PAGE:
Nazi Criminology: Continuity and Radicalisation
Israel Law Review, Vol. 53 (2020), Issue 2, p. 259
Posted: 27 Mar 2020 Last revised: 25 Jun 2020
Date Written: March 2, 2020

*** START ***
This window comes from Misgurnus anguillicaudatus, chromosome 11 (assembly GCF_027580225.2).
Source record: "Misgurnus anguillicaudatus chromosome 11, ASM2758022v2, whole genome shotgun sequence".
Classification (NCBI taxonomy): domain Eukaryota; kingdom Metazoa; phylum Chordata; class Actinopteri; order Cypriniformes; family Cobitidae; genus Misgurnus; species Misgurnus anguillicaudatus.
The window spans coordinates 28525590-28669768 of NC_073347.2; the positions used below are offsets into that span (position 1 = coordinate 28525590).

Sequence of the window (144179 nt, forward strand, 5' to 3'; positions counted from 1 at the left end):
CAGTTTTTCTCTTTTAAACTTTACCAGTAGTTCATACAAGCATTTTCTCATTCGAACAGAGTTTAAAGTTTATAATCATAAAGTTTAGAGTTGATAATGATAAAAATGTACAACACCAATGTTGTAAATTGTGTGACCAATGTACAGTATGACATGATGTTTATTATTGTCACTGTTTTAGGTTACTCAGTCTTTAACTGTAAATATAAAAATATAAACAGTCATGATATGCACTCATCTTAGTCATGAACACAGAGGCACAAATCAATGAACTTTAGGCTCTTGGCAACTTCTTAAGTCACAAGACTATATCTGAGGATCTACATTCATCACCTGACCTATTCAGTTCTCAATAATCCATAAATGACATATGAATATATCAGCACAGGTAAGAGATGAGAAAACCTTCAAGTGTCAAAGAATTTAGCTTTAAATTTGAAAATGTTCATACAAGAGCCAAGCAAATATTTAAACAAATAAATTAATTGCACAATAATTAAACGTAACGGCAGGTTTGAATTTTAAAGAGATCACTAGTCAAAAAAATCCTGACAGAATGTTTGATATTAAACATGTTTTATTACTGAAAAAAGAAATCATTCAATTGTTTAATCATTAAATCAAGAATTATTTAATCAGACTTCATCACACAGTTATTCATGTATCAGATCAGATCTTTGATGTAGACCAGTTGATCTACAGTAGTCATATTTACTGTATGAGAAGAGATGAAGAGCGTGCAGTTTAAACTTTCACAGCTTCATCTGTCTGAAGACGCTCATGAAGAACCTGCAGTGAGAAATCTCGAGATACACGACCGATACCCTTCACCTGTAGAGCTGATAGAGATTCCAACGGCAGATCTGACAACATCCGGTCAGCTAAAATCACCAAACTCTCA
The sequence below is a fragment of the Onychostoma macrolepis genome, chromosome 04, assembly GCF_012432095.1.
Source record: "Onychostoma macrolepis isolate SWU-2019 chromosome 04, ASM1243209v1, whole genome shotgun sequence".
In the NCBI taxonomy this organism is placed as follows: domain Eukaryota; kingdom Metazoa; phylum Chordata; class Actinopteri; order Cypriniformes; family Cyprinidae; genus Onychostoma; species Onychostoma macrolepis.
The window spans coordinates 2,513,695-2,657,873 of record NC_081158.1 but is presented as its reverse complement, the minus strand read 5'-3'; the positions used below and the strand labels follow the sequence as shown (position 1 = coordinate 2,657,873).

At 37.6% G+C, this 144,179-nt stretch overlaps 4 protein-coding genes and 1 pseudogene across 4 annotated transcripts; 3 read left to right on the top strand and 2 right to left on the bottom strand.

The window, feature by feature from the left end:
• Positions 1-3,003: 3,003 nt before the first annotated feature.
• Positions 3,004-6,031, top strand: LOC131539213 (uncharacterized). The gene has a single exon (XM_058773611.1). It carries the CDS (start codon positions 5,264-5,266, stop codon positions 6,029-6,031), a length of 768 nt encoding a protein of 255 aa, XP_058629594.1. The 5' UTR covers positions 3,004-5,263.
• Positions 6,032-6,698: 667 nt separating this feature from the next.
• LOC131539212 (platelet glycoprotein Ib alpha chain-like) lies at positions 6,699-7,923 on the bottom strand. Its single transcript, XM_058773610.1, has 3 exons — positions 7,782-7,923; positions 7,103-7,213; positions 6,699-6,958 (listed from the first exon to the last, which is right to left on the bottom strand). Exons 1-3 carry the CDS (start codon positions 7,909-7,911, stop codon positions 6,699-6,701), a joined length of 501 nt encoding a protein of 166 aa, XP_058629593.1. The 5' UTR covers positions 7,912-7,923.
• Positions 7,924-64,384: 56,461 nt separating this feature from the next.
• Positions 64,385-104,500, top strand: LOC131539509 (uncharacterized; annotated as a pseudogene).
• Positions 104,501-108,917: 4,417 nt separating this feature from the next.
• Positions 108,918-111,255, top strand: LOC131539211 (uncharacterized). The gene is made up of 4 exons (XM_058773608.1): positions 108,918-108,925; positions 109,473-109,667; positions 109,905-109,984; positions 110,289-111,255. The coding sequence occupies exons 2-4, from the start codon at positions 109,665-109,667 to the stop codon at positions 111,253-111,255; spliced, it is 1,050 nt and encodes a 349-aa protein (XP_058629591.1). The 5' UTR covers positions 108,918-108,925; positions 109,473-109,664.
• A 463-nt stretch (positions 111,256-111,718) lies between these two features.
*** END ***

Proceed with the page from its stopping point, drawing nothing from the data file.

Contrary to the 'Rupture thesis' favoured in Anglo-American academic discourse, Nazi criminal law did not, as has been shown in my recent book on Nazi criminal law (Nomos/Hart 2019), come out of nowhere and nor did it disappear after 1945. This article explains and defends this 'Continuity' thesis. In fact, Nazi criminal law took up earlier authoritarian tendencies of German criminal law and exacerbated them (Radicalisation thesis). It is for this reason that Nazi criminal law should not lightly be dismissed as 'Non-law' thus omitting any further engagement with it. This paper will show that the same continuity and radicalisation arguments can be made, mutatis mutandis, for German Nazi criminology which ultimately became a legitimating science ('Legitimationswissenschaft') for Nazi criminal justice policy. The argument is developed in four steps: first, an account of the racist and criminal-biologistic foundations of NS criminology, including their continuity both with the past and into the future, is given before, second, explaining the influence of criminal anthropology (particularly that of Lombroso) on criminology's 'scientification' ('Kraepelin and Aschaffenburg paradigms'). Third, the National Socialist radicalisation of criminology on the basis of the criminal-biological utopia of the 'blood-based' Volksgemeinschaft is shown. Thus, Nazi criminology derived its strength from, and built upon biological theories of crime which in turn laid the foundations of the deadly Nazi criminal justice policy. The discipline became a science that legitimated National Socialism, contrary to Wetzell's thesis of a somewhat dissident 'mainstream criminology'. Finally, with respect to disturbing developments in current German politics, it will also become clear that the (German) 'New Right's' approach to criminal justice is not novel at all but derives from the ideologically-infused theories and policies of Nazi criminologists during the 1930s.
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